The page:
It’s all in how it’s prepared: Brinda’s Story
20170523 - 91Ways guest chef, Brinda from Mauritius . Dinner at the Station / Creative Youth Network. Photos by @JonCraig_Photos 07778606070

It’s all in how it’s prepared: Brinda’s Story

Brinda is our wonderful Mauritian chef who already has a supper club under her belt, she’s also the food blogger behind She shares recipes inspired by her family’s respect for the value of ingredients,  humble dishes with a lot of meaning and a touch of spice.

“In Mauritius we were brought up to respect food as a necessity. We would use fresh ingredients from our home garden, my father’s allotment and, with the bare minimum, enjoy delicious meals with the whole family.

My Mum always taught us to respect food no matter how expensive or cheap, it’s all in how it is prepared.”

Brinda’s Recipes

As for the two recipes, both have bright colours and are spruced up with a touch of spice. Without forgetting they are both typical Mauritian dishes, I have adapted with my own spices.

Not only easy to make but humble dishes that almost anyone can afford to buy. They are staple food that can be enjoyed both hot and cold therefore perfect for quick meal, lunch , sandwich filler or even plated with rice or bread.


Cumin Potatoes (Jeera Potatoes)

I love making this dish, it’s so easy and flavoursome. It can be made in very little time, and also a good way to use leftover boiled potatoes. The fried whole cumin seeds have a unique slightly nutty flavour. I like these delicious potatoes wrapped in either chapati or pharata or simply with boiled rice. Alternatively it makes a great accompaniment with roast meat or fish. A great vegetarian, vegan dish to please many. Perfect side dish…

Ingredients Serves 4-6 Cooking Time: 10-15 minutes

  • 250gms potatoes
  • 1 Tbs vegetable oil
  • 1tsp ghee
  • 1 medium onion finely sliced
  • 1tsp roasted cumin seeds
  • ½ tsp turmeric powder
  • Curry leaves 4-5 fresh leaves
  • 1 Tbs garam masala
  • Salt to taste
  • Water
  • 1 tablespoon oil
  • Fresh chopped coriander


  1. Wash, peel and cut potatoes in cubes, if using new potatoes you may leave skin on if you prefer.
  2. Place the cubed potatoes in a microwave steamer, add a little salt sprinkle with some water and steam in the microwave for 4-5 minutes. (Alternatively you may bring the potatoes to a boil in water and a pinch of salt. Cover and let boil for 5-8 minutes until just cooked).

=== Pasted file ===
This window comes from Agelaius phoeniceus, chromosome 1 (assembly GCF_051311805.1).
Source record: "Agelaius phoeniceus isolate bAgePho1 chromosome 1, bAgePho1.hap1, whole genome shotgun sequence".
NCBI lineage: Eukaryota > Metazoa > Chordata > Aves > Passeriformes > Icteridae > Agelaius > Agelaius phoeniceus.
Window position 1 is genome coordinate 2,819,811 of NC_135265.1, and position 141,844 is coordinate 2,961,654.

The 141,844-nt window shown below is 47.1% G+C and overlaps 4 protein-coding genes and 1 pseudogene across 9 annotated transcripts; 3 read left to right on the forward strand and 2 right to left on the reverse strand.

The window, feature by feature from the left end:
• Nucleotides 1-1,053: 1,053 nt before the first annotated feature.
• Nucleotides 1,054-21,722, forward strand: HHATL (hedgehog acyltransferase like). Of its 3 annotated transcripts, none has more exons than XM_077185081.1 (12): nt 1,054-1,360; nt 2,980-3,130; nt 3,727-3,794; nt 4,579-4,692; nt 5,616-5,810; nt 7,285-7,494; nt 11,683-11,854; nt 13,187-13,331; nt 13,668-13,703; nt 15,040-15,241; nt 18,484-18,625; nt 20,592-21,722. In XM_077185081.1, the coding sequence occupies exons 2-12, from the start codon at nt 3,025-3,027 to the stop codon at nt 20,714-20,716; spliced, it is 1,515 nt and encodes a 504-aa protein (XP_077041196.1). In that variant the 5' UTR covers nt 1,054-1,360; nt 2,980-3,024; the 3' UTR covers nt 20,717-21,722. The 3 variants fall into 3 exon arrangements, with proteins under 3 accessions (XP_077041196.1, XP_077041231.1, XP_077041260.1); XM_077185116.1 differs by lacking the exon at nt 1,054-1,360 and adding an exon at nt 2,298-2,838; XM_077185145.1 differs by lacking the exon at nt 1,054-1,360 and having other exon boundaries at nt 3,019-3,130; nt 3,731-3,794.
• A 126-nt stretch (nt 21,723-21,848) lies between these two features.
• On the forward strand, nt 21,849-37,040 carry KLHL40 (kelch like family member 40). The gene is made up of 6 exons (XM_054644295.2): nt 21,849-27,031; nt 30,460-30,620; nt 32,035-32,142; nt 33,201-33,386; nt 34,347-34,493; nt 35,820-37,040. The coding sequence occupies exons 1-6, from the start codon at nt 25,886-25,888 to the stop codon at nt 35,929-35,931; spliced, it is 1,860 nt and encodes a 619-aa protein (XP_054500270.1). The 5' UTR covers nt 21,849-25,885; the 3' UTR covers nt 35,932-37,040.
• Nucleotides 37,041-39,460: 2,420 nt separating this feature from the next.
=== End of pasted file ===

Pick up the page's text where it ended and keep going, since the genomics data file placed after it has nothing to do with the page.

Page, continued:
3. Heat oil in a large non-stick pan over medium high heat. Add the sliced onion fry, followed by the curry leaves, cumin seeds, garam masala and fry 30-60 seconds.
  4. Add the turmeric powder; stir fry for 1-2 minutes, taking care the spices don’t burn. At this point if the spice mixture is too dry add some water to create some steam.
  5. Add the half cooked potatoes, shake pan and fry potatoes about 10 minutes, stirring occasionally, until evenly golden and crisp. (The trick is not to stir too frequently; otherwise the potatoes will get mushy). Taste for seasoning.
  6. Remove from the heat, drizzle ghee on top and stir in the fresh coriander.

Brinda’s Note: Adding ghee is one of my mum’s tips, only by simply adding some ghee at the end of most vegetarian dish enhances the flavour. Who can deny a mother’s tip on cooking especially when she is a wonderful cook. 


Vegetable Pickle – “Zasar Legumes”


Who can say No to a “Zasar Legumes”. A very popular vegetable pickle with a medley of colours all in one dish. My version is quite simple and quick, it is one that will keep for a few days in the fridge. I don’t overcook my vegetable simple blanche them and add the pickling ingredients to the vegetables. This is a very popular dish in Mauritius served with crusty bread and a perfect vegetarian side dish – spices, vegetable, chillies, fresh taste and colorful little side accompaniments stocked up in the fridge.

Back in Mauritius this mixed pickle is very popular almost any time of the year, and makes a perfect picnic bread roll filling.



  • Carrots – peeled thinly cut into strips
  • Cabbage cut thinly
  • Few green chillies – sliced
  • Green beans – thinly sliced
  • Few shallot slices lengthwise.
  • Oil – 4 Tbsp plus extra to drizzle on top
    1 Tbs mustard seeds – coarsely ground
  • ½ Tbs turmeric powder (I use the Vindaye mix spices)
  • Curry leaves – finely chopped
    1 tsp fenugreek/ Methi seeds (toasted and ground)
    Pinch of Asafoedida (hing)
  • 1 tsp Kashmiri red chilli powder – to add both the heat and colour
  • Lemon juice or white wine vinegar
  • Salt – for the pickling and for the spices.


  1. Prepare all the vegetables as suggested above.
  2. Start by blanching (Blanching means put it hot water for a few minutes until they soften) u them one at a time, starting with carrot, beans followed by cabbage. The reason to do this is simply to semi-cook the vegetable and this helps with the preserving process.
  3. Remove from the water drain in a large colander to remove all the water.
  4. Spread all the drained vegetable on a clean cloth or kitchen towel and leave to dry removing any excess water. Occasionally using a fork spread the vegetable to allow all the vegetable to air dry.
  5. Once all excess water have been absorbed on the tea towel start preparing the spices.
  6. In a wide pan add oil, once it’s hot add the mustard seeds, curry leaves, Asafoedida, ground fenugreek, turmeric and salt followed by the Kashmir red chilli – the aroma will be intense watch out for the chilli smoke. Add the sliced onions.
  7. Turn the heat down or switch off and start to add the vegetables toss well to make sure the spices coat all the vegetables are well mixed.
  8. Add the vinegar and the green sliced chillies, taste for seasoning and adjust as necessary. Leave to cool completely. Drizzle a little oil.Enjoy with fresh bread, Bon Appetit.